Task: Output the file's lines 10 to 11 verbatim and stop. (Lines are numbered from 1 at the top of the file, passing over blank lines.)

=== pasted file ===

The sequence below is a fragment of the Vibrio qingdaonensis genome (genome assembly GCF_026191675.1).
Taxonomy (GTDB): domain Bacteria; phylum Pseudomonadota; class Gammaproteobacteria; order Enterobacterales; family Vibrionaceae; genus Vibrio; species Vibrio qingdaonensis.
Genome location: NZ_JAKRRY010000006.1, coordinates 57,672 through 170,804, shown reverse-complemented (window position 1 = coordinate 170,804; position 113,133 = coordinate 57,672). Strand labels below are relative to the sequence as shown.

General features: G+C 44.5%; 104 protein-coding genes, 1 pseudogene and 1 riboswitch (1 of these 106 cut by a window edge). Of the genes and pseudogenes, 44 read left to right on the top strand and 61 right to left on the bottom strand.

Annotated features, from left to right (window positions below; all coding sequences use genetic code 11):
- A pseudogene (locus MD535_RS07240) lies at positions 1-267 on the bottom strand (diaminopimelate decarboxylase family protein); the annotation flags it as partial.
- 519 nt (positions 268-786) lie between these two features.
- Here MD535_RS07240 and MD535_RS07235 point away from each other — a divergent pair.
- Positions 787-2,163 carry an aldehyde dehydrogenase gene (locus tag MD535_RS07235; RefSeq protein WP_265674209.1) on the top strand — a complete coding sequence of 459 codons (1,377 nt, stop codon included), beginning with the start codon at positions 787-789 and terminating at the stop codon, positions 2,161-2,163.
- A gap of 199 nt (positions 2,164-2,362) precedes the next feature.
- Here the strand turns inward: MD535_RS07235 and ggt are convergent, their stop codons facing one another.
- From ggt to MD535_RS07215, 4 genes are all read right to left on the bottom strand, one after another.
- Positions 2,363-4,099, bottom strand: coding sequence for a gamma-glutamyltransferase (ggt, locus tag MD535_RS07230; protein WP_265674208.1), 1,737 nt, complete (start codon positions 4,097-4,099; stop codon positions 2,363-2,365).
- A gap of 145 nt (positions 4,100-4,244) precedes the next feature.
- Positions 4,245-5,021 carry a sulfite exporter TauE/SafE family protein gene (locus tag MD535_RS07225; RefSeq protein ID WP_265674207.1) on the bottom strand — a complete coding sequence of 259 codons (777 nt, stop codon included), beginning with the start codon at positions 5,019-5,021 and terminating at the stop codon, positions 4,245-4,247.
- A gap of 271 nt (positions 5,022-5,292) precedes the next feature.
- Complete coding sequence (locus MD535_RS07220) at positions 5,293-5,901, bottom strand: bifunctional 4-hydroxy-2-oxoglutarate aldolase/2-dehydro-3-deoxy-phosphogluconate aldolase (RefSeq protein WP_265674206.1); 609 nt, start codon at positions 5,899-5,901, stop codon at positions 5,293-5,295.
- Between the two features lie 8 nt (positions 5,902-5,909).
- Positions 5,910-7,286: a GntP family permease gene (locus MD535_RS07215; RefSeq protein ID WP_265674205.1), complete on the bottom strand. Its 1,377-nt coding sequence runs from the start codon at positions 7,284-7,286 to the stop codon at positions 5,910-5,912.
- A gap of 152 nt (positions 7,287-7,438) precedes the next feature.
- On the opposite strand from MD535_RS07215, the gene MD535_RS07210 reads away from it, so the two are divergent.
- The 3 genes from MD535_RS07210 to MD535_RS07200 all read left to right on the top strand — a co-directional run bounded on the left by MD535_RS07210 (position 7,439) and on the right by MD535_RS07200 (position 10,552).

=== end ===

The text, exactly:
- A gap of 199 nt (positions 2,164-2,362) precedes the next feature.
- Here the strand turns inward: MD535_RS07235 and ggt are convergent, their stop codons facing one another.